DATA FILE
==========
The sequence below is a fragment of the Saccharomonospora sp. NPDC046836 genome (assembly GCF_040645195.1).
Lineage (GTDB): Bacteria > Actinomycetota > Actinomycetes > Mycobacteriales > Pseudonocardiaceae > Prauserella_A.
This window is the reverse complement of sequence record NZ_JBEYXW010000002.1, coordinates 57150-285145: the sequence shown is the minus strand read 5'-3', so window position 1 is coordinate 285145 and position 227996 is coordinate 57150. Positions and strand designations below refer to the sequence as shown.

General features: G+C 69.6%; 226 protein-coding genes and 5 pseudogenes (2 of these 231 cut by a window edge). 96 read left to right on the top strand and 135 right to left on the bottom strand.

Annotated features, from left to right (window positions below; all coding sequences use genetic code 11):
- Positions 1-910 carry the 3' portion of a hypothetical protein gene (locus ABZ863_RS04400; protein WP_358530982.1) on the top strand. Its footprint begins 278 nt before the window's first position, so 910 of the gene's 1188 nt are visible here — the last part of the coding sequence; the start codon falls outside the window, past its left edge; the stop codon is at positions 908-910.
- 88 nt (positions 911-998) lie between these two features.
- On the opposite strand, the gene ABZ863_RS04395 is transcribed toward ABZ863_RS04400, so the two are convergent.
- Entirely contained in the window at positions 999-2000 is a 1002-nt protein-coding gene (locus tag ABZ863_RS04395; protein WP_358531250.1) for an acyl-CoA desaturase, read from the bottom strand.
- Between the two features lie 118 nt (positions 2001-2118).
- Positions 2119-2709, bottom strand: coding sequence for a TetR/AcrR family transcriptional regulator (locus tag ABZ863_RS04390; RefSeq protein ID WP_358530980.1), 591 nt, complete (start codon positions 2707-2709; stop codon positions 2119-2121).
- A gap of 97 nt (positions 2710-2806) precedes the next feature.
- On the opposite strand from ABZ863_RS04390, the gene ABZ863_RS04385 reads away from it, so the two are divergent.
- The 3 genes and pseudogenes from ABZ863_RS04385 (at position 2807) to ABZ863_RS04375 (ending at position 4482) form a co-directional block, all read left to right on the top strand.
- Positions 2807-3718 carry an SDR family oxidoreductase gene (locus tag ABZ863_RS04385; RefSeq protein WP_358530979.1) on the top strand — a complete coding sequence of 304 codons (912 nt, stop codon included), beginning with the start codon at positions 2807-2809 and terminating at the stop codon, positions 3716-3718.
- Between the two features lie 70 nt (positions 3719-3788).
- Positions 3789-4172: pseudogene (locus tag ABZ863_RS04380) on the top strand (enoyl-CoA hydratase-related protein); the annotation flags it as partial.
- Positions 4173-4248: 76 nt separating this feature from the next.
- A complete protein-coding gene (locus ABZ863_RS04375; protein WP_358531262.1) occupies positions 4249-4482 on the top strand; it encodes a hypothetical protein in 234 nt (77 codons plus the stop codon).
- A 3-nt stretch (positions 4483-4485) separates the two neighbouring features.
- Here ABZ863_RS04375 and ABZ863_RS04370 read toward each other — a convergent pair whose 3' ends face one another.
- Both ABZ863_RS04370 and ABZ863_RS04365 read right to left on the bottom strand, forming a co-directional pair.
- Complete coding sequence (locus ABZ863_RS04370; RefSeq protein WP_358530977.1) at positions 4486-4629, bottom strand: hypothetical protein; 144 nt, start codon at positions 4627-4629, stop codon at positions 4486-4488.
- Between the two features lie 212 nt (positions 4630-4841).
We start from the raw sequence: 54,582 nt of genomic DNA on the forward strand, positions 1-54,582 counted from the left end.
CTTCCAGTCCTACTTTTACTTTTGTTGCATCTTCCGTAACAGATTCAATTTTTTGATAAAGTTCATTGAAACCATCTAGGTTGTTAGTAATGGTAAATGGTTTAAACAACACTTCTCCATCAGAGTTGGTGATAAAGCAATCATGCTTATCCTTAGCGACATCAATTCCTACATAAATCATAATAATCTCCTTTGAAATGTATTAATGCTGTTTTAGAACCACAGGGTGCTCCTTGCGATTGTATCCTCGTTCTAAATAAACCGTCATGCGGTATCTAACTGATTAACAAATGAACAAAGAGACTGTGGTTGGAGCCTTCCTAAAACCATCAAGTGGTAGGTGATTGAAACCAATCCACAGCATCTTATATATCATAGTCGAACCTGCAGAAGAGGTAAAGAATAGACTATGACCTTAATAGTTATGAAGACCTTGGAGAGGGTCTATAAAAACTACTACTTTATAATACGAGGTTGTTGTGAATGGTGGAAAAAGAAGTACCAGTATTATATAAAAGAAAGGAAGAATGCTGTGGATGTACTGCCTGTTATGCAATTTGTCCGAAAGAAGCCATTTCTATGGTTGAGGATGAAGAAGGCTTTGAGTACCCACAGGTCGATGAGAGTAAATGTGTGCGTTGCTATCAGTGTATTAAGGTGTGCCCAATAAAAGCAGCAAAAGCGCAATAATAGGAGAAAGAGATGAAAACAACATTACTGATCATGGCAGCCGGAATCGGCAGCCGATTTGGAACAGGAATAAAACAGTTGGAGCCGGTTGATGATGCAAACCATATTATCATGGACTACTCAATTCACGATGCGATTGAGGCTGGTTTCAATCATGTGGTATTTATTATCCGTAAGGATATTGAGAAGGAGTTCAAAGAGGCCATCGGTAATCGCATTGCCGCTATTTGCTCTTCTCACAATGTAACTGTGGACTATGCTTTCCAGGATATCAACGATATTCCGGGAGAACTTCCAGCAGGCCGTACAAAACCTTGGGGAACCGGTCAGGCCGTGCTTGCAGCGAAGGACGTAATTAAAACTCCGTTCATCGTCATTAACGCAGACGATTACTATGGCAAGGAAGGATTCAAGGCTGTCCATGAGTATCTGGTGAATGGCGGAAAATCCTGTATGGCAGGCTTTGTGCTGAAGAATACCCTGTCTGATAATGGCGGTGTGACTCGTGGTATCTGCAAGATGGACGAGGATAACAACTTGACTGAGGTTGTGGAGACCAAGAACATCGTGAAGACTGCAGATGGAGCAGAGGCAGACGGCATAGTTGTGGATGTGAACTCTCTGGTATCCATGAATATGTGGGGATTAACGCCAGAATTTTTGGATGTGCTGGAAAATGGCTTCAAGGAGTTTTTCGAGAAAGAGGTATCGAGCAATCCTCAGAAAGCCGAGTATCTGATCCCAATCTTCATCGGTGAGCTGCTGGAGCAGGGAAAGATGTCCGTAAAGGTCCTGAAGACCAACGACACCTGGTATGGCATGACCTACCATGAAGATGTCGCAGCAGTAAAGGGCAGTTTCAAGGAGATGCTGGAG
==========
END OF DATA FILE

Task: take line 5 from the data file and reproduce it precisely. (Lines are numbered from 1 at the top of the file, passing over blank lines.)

Annotated features, from left to right (window positions below; all coding sequences use genetic code 11):